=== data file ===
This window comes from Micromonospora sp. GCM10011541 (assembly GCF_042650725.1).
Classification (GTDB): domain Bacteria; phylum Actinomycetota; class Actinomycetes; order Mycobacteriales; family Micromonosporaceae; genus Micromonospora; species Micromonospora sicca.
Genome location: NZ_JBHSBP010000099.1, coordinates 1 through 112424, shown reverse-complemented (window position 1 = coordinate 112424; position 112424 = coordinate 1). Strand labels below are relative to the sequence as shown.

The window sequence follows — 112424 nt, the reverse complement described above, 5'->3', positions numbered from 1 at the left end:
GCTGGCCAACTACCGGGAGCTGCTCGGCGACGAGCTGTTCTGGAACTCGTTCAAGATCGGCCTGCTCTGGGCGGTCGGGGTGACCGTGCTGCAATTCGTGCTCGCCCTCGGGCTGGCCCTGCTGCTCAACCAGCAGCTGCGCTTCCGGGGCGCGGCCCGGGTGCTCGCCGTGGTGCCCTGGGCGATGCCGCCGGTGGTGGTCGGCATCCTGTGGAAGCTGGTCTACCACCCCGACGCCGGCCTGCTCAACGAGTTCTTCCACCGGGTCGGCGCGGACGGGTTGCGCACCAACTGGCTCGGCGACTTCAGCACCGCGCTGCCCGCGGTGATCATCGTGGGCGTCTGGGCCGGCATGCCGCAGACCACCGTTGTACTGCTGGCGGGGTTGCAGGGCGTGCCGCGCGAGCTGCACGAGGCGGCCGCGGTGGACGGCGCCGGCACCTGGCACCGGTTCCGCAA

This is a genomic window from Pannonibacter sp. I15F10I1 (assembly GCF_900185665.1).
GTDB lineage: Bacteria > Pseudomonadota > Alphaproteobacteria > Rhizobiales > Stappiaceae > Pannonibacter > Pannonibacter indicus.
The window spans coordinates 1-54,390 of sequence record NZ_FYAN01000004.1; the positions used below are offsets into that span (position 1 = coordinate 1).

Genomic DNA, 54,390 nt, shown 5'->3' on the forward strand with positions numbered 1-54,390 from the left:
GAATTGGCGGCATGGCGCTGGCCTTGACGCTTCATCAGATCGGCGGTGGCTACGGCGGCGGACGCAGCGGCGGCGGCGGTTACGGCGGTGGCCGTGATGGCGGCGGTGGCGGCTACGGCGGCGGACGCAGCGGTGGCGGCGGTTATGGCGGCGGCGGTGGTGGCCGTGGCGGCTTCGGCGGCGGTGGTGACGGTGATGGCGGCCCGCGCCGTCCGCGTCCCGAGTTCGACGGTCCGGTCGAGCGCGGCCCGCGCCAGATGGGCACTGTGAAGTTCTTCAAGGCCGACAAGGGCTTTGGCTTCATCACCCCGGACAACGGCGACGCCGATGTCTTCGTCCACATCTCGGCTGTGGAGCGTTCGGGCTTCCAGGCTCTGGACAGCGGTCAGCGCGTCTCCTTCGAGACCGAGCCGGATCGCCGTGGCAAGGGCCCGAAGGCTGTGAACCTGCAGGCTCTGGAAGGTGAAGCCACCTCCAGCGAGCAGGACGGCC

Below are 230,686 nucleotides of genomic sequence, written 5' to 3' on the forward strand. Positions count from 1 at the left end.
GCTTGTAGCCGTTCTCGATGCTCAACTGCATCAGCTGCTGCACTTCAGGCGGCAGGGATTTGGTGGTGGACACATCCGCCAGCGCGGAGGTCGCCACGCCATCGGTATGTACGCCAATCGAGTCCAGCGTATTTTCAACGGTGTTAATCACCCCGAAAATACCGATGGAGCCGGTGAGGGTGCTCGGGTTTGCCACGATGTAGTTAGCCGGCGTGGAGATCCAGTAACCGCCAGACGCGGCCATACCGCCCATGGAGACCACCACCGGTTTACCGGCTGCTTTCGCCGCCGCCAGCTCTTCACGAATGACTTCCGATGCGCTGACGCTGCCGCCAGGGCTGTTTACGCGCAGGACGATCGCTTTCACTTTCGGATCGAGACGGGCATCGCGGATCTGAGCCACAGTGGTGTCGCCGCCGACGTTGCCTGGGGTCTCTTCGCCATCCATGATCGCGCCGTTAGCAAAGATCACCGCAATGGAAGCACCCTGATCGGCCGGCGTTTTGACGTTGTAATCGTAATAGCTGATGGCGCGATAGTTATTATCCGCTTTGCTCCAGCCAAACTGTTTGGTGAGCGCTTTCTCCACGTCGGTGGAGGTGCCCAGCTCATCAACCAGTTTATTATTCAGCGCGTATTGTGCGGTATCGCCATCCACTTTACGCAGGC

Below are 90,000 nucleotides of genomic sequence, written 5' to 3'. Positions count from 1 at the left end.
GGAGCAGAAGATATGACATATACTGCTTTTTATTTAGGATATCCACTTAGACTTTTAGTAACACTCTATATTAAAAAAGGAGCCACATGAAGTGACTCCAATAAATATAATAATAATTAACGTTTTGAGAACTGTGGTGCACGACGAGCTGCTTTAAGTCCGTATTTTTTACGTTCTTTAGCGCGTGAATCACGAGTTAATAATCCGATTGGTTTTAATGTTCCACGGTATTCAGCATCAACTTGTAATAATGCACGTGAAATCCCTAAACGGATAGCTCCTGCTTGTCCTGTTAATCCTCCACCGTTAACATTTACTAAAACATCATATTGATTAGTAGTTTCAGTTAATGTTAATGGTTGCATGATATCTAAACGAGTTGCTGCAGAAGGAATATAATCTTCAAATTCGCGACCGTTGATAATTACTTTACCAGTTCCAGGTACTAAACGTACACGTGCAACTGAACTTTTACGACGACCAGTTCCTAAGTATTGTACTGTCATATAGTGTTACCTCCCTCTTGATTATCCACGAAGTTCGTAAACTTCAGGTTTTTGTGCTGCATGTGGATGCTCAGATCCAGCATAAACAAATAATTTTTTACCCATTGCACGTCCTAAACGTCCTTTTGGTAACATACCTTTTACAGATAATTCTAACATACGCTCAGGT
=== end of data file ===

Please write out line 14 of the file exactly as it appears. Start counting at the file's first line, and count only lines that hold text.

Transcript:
GGAGCAGAAGATATGACATATACTGCTTTTTATTTAGGATATCCACTTAGACTTTTAGTAACACTCTATATTAAAAAAGGAGCCACATGAAGTGACTCCAATAAATATAATAATAATTAACGTTTTGAGAACTGTGGTGCACGACGAGCTGCTTTAAGTCCGTATTTTTTACGTTCTTTAGCGCGTGAATCACGAGTTAATAATCCGATTGGTTTTAATGTTCCACGGTATTCAGCATCAACTTGTAATAATGCACGTGAAATCCCTAAACGGATAGCTCCTGCTTGTCCTGTTAATCCTCCACCGTTAACATTTACTAAAACATCATATTGATTAGTAGTTTCAGTTAATGTTAATGGTTGCATGATATCTAAACGAGTTGCTGCAGAAGGAATATAATCTTCAAATTCGCGACCGTTGATAATTACTTTACCAGTTCCAGGTACTAAACGTACACGTGCAACTGAACTTTTACGACGACCAGTTCCTAAGTATTGTACTGTCATATAGTGTTACCTCCCTCTTGATTATCCACGAAGTTCGTAAACTTCAGGTTTTTGTGCTGCATGTGGATGCTCAGATCCAGCATAAACAAATAATTTTTTACCCATTGCACGTCCTAAACGTCCTTTTGGTAACATACCTTTTACAGATAATTCTAACATACGCTCAGGT